Four fatal flaws in our wall on the Mexican border
1 min read
"Good fences make good neighbors," goes the old adage. That civilizing thought refers to such friendly structures as the rock fences of New England and whitewashed pickets of the Midwest.
“Good fences make good neighbors,” goes the old adage. That civilizing thought refers to such friendly structures as the rock fences of New England and whitewashed pickets of the Midwest.
But the neighborly adage definitely did not contemplate the 700-mile, 20-foot-high, drone-patrolled, electronically-monitored steel-and-razor-wire barricade that our government has erected across our nation’s border with Mexico. This thing is not a fence, but a monstrous wall of hostility, a deliberate affront to our Mexican neighbors. As Sen. John McCain aptly put it, we have “the most militarized border since the fall of the Berlin Wall!”
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There are four big flaws with the theory that you can “secure” a border by throwing up a big ol’ wall. First, it doesn’t work. A 20-foot wall quickly begets 22-foot ladders – people determined to get in or out will find many inventive ways to do it.
Second, walls create bigger problems than they resolve, for they are deeply divisive. Our Mexican wall is ugly, both literally and in the unmistakable message of contempt it screams at the Mexican people. It’s generating bitterness toward us – and that turns neighbors into enemies. Third, that wall has physically ripped previously-united, cross-border families, friends, businesses, and cities apart, weakening both sides.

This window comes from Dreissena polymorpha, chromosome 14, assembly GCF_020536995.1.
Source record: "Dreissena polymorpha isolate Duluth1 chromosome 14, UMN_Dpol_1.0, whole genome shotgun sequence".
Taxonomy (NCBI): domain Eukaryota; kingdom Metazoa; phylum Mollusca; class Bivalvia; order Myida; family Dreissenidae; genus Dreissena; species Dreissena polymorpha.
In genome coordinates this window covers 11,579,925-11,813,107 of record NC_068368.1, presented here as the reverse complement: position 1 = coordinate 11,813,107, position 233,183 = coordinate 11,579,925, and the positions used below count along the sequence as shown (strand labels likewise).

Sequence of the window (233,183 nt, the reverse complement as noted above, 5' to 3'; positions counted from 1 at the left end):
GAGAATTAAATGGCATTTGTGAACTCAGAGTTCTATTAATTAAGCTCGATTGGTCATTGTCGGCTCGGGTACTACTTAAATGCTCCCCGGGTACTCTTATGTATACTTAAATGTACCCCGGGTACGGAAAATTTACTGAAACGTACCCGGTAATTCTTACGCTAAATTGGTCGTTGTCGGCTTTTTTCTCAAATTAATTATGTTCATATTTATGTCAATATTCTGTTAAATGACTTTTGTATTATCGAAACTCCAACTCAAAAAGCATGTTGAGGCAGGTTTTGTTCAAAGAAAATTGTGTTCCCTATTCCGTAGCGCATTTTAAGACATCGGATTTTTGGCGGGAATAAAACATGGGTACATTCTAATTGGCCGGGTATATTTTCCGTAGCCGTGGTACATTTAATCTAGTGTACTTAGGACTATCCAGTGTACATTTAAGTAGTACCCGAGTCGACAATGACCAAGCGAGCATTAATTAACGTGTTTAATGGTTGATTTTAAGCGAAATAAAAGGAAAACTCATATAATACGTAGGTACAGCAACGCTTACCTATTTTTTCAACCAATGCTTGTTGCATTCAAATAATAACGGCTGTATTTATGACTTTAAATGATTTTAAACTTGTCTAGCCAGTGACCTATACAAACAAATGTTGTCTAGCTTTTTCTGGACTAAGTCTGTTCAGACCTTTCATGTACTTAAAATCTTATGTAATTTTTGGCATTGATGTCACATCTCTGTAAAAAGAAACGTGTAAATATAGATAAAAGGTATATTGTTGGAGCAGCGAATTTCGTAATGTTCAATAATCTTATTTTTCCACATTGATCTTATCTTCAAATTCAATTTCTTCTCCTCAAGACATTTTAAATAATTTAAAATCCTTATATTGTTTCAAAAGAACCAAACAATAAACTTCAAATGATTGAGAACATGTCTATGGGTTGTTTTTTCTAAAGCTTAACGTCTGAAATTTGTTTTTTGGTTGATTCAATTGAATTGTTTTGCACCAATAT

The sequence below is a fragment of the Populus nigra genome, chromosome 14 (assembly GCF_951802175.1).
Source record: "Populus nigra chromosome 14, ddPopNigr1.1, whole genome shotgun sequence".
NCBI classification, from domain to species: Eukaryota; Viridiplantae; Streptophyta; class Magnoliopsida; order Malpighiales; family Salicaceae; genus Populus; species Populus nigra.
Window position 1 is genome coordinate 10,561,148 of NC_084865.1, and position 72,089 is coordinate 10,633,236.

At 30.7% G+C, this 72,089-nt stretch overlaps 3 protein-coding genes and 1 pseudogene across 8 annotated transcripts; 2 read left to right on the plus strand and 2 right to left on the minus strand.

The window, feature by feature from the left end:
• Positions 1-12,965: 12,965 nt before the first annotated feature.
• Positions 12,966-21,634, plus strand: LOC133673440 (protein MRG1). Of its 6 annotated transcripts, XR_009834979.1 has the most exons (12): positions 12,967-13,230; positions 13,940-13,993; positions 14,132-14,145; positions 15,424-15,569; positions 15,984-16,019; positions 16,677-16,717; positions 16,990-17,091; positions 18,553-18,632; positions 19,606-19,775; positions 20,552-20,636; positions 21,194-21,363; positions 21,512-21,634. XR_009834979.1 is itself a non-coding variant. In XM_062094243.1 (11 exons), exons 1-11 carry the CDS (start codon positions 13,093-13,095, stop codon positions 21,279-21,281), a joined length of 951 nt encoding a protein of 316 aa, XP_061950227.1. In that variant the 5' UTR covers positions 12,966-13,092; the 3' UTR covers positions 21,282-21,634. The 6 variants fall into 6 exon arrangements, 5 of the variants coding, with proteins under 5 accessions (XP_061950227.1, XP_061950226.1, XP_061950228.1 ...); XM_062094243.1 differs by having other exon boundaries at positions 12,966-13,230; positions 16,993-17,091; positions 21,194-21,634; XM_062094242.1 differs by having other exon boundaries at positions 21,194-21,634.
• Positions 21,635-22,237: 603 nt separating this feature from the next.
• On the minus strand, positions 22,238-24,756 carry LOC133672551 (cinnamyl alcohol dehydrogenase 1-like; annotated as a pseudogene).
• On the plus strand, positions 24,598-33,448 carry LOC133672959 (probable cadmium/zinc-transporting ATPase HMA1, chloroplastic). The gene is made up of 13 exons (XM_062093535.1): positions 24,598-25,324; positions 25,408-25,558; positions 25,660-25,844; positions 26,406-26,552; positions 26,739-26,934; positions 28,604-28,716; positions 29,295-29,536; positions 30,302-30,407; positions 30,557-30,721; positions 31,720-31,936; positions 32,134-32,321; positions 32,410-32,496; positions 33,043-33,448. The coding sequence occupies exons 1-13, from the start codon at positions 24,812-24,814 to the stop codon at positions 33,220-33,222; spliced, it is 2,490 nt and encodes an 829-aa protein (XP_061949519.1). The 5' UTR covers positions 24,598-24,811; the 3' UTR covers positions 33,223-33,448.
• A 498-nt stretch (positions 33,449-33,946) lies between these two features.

Fourth, such walls are insanely expensive – so far, Washington has hurled tens-of-billions of dollars at this one to build, maintain, and police it, and states have dumped billions more into it. Can these policymakers even spell w-a-s-t-e? Yet, the US Senate recently voted to waste another $46 billion to build 700-more-miles of the hateful wall and double the number of militarized border agents.
Is there no other need in our country for that money – nothing constructive we might do with it?
“Border Security Rule Costs Bill Support,” The New York Times, June 27, 2013.
“Adding drones at border is a dark step for migrants,” Austin American Statesman, July 19, 2013.
“Spending billions more on fences and drones will do more harm than good,” www.economist.com, June 22, 2013.